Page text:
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Eric Allen is a no-doubt Hall of Famer

This week, the former Eagles great was announced as a finalist for enshrinement in Canton.

Denver Broncos v Philadelphia Eagles Photo by Mitchell Layton/Getty Images

It finally happened.

After years of waiting, former Eagles cornerback Eric Allen was selected as one of 15 finalists for the Pro Football Hall of Fame. He’s now just one step away from having his bust enshrined in Canton, OH to be officially recognized as a Hall of Famer.

It should have happened years ago.

Drafted in the second round by Buddy Ryan in the 1988 Draft, Allen immediately established himself as one of the best corners of the late 1980s/early ‘90s under Ryan’s terrifying 46 Defense. His 54 career interceptions ranks tied for 21st in NFL history, the same as contemporary and Hall of Famer Darrell Green, one more than Hall of Famers Ty Law and Deion Sanders and two more than Hall of Famer Champ Bailey.

Allen was a starter from opening week of his rookie season, when he hauled in five INTs. In his second season, he was a first-team All-Pro with a career-high eight interceptions and his first Pro Bowl nod. In all, Allen was a second team All-Pro two times (1991, ‘93) and made six Pro Bowls in his first eight years, five of them with the Eagles. In 1993, he finished with a league-high FOUR defensive touchdowns, including this legendary return in Week 4 against the Jets.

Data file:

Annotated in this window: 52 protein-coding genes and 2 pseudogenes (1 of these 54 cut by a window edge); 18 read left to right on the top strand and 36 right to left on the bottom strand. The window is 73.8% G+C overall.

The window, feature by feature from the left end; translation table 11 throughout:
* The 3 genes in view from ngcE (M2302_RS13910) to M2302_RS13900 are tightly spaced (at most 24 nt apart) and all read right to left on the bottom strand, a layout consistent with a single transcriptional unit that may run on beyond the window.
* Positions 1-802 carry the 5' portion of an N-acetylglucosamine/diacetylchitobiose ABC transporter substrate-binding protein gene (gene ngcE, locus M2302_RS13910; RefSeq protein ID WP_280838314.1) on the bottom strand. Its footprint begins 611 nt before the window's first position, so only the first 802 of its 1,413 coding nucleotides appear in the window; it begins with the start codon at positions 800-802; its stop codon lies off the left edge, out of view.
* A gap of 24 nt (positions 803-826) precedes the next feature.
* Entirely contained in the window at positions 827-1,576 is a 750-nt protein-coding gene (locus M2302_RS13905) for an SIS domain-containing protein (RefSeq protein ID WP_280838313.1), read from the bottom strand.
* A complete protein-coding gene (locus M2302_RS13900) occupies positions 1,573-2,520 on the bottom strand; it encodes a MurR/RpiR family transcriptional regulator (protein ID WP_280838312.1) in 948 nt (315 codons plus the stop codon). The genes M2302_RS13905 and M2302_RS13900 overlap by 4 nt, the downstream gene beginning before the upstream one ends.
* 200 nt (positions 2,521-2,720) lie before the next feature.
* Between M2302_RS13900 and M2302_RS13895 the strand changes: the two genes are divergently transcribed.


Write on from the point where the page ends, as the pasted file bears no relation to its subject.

Allen’s legacy goes far beyond just the interceptions and touchdown returns. His role in the Buddy Ryan-Bud Carson scheme was of vital importance, given the frequency of zero-blitzes the two legendary coaches frequently employed at opposing offenses. Ryan and Carson relied on Allen to be singled-up on an opposing team’s best receiver, often times in one-on-one coverage without safety help. His ability to allow the 46 Defense to work by playing effectively on an island helped make the Eagles’ defense of that era to remain one of the most effective and ferocious for the entirety of his time wearing green and silver.

Following the 1994 season, Allen left Philadelphia along with a number of other players from that vaunted Ryan/Carson defense in free agency, signing a deal with the New Orleans Saints, recording five interceptions and starting 16 games every season. He was later traded to the Oakland Raiders where he played the final four seasons of his career through his age-36 season, leading the league in INTs in 2000 with 3. He had 15 interceptions after turning 33 years old.

In all, Allen never finished a season without a pick in his illustrious 14-year career and had a knack for finding the end zone. He is currently the only cornerback with 50 or more interceptions and eight return TDs not in Canton, and remember he set many of these marks when teams were passing the ball with less frequency than they are today.

Of course, there are arguments to be made against his inclusion. According to Pro Football Reference’s Hall of Fame Monitor, his HOFm of 60.95 ranks 53rd among DB. The average HOF DB is 98.02, so it would appear there could be some naysayers to convince.

Allen still has one more hurdle to clear before he can make a speech in Canton later this summer. A committee will meet next month to whittle the field down to no more than five, all of whom must be get at least 80% support. So the odds are still long he’ll make it, but we’ll know for sure Feb. 8 during the “NFL Honors” ceremony.

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